Why In the World Do the New York Rangers Shockingly Struggle at MSG?
Mar 22, 2017; New York, NY, USA; New York Rangers defenseman Ryan McDonagh (27) reacts as he skates off the ice after losing to the New York Islanders at Madison Square Garden. Mandatory Credit: Adam Hunger-USA TODAY Sports

The New York Rangers are terrible at Madison Square Garden. It’s an undeniable fact. Why, though, are they so terrible at home?

The New York Rangers have been atrocious at home lately. In fact, they haven’t won a game in their building in over a month. Since their 2-1 home win over the Washington Capitals on Feb. 19, the team has lost their last seven games at the Garden, compiling a record of 0-5-2 during that span.

It is tough to explain the Rangers struggles at home as of late. This is a team that has one of the most loyal and diehard fanbases in New York sports and the entire National Hockey League. Rangerstown is full of passionate fans who come to games wanting nothing more than to loudly cheer on their boys in blue.

However, the Rangers struggle to feed off the energy from the home crowd especially late in games when they are looking for that tying goal.

Maybe it’s the pressure of playing in front of the crowd at The World’s Most Famous Arena. For some reason, whenever the Rangers play on the road, they seem to play with much more confidence, especially on offense where they are not afraid to shoot the puck. At home, the team tends to spend too much time passing the puck around looking for that perfect shot, especially on the power play.

Another reason might be opposing teams being motivated to play at the Garden. While this tends to be more of an issue with the New York Knicks, visiting players (regardless of the sport) have a tendency to rise to the occasion playing at the Garden. Whether they are coming in to play the Rangers or Knicks, opponents know the Garden is always the center of attention, packed with celebrities in attendance, and want to make the most of their one or two visits there each year.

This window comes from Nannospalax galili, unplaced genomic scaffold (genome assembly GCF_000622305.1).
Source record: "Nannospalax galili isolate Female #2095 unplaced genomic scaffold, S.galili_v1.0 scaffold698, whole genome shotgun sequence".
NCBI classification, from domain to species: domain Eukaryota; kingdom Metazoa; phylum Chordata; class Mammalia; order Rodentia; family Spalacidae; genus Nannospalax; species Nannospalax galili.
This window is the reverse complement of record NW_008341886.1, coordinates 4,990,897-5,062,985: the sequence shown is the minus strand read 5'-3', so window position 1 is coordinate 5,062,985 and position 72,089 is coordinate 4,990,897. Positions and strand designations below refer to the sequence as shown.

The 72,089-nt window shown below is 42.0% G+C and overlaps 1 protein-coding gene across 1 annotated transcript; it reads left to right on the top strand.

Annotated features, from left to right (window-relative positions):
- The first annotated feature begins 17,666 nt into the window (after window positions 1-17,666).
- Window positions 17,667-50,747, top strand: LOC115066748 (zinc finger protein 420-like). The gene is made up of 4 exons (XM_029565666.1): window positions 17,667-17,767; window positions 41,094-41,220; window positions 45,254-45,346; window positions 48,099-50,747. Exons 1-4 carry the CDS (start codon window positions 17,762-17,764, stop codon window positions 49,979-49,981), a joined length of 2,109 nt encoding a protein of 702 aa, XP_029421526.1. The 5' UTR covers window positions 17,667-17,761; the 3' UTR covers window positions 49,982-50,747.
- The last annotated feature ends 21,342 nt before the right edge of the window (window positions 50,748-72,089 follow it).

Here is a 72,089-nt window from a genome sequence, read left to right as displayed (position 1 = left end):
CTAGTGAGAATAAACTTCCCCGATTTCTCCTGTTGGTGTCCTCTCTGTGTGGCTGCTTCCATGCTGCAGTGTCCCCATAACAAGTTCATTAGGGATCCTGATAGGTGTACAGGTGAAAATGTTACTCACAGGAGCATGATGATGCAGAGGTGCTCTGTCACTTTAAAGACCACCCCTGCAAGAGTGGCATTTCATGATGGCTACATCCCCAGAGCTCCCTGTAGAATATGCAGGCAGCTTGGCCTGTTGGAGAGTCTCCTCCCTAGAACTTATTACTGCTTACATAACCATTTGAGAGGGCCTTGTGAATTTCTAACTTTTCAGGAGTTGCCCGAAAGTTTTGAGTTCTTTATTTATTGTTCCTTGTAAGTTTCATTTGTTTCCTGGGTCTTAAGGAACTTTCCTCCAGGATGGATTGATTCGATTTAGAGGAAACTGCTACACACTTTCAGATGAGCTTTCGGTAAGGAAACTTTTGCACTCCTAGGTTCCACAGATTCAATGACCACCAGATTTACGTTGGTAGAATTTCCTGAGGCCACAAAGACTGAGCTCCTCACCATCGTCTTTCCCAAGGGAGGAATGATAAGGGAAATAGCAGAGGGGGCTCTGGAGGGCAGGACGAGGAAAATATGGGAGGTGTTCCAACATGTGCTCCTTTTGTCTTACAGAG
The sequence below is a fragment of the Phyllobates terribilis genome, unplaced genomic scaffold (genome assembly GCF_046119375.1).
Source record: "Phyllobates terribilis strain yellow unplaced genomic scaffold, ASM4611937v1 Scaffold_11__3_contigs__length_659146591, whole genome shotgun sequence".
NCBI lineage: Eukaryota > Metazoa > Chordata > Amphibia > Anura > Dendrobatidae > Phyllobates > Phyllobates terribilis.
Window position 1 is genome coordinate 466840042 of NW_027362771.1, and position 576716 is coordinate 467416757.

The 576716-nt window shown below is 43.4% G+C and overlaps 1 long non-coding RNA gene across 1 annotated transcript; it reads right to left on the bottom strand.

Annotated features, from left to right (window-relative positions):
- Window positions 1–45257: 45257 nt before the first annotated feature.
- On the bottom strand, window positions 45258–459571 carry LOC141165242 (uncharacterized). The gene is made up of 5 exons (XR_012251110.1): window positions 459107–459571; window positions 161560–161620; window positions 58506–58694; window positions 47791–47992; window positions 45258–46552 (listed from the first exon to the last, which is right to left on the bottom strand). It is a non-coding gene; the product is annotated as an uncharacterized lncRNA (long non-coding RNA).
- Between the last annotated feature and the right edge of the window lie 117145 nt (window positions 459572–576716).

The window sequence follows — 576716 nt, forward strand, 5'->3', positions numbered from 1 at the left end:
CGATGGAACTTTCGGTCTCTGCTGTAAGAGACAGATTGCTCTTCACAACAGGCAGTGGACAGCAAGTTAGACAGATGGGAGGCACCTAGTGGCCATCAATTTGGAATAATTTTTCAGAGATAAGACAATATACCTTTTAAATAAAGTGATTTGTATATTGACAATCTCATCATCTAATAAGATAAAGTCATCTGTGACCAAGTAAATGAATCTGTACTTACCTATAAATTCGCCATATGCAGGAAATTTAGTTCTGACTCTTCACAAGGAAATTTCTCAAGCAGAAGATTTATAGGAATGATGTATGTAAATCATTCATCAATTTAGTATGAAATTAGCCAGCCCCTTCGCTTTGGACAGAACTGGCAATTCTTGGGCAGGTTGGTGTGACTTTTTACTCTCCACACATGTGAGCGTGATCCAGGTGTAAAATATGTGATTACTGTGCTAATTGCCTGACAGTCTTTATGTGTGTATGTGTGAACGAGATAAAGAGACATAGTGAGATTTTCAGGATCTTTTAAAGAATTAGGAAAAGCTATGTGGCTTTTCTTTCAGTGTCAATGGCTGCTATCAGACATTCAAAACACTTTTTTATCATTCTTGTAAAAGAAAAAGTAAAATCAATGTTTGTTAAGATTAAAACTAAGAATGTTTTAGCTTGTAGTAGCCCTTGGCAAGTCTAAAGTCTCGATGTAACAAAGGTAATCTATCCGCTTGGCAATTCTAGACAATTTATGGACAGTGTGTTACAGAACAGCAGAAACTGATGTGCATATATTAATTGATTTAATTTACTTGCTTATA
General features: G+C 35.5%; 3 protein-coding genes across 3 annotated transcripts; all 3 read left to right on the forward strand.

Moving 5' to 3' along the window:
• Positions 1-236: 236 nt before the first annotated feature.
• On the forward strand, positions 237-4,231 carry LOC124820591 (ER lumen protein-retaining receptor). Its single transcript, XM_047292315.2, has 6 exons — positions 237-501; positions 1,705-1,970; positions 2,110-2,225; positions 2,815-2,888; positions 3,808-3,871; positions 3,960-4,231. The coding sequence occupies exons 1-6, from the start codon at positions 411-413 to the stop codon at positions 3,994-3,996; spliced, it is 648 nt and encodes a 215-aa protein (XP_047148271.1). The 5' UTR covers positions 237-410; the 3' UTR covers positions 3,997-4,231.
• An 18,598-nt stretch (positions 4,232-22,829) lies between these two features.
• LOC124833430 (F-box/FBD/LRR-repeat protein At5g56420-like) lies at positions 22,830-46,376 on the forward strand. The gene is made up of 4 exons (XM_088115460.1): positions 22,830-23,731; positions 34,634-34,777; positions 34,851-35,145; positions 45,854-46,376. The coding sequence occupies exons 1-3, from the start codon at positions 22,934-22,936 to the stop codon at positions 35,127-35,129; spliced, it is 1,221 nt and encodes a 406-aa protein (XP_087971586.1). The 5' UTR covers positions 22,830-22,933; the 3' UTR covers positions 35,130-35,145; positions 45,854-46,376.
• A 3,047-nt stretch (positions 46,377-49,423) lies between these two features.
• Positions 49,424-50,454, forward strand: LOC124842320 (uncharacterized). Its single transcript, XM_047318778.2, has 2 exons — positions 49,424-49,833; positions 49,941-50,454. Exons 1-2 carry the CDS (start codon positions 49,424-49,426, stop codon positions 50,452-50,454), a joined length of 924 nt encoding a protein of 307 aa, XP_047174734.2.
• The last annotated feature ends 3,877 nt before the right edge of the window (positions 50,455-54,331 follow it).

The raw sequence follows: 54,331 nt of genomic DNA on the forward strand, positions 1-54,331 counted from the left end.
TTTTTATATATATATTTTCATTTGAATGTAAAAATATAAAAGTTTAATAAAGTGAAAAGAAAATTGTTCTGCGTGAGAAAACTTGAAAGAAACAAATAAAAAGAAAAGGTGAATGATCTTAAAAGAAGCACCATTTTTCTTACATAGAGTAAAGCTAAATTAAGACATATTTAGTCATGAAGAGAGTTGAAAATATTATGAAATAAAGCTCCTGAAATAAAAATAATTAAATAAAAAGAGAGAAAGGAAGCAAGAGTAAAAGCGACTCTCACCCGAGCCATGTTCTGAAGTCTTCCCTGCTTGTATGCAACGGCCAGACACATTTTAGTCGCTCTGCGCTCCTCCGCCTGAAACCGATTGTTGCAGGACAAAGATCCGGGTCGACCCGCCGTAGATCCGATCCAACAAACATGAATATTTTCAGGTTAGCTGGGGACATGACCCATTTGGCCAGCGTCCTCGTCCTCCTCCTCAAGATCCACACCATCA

The other possible reason for the Blueshirts struggles at home could be overconfidence and lack of focus. The Rangers have played much of their home games over the past month after crucial road wins or an incredible road trip. Maybe the team gets overconfident playing in front of the Garden faithful, thinking the energy of their fans will drive them to victory and they underestimate opponents.

The Rangers stellar road play in recent weeks has clearly bailed them out of their home struggles. In fact, if it weren’t for how well they’ve been playing away from home, this team could very well be on the outside of the playoff picture looking in. However, the Rangers can’t expect their hot streak on the road to last forever and need to take a page out of Under Armour’s book and learn how to “Protect Their House”.

We can go on about how the Rangers are in the perfect spot at fourth in the Metro Division. Yes, they would avoid playing any of the powerhouse team’s in their division until the Eastern Conference Finals (if they even make it that far) and would start the playoffs playing on the road where they have been playing their best hockey as of late. Yet, anybody who thinks the Blueshirts can win like this on the road once the postseason begins is fooling themselves.

It is tough to tell exactly what the Rangers need to do to fix their home woes. Maybe they should start having team practices with loud noises in the background that simulate a raucous home crowd. Maybe they should start wearing their road whites (which used to be home whites) at home.

One thing is certain. If the Rangers want to avoid an early exit from the playoffs for the second straight year, they better start figuring out how to win games at home.


  1. IMHO, the Rangers struggle at home, in part, because the Garden crowd has become and incredibly cynical one. The Rangers feel the pressure of playing in front of their home fans. Afraid to make the wrong pass, especially on the power play, for fear of moans and groans from the “faithful”. They don’t have that pressure on the road. The Garden crowd has noticeably changed over the years. Once packed with knowledgable patrons, especially in the blues, the fanbase that can afford tickets are a cynical, know it all bunch (of all ages) that care more about the food choices than the game. Was at a conference final game against Tampa Bay a few years ago, I believe Game Two. Rangers had won Game One and were only three wins away from the SC Finals but the vast majority of fans around me acted as though the Rangers were the biggest bums around. Rangers lost that game, I believe 6-2, and even in the third period down by four goals the high definition screen above the ice showed fans acting like morons, thrilled to act a fool because they were on the screen, as though they were up 6-2 and not about to lose. Years ago, the place would have been a morgue down 6-2, especially in a big playoff game. People change, NY fans have changed and times change.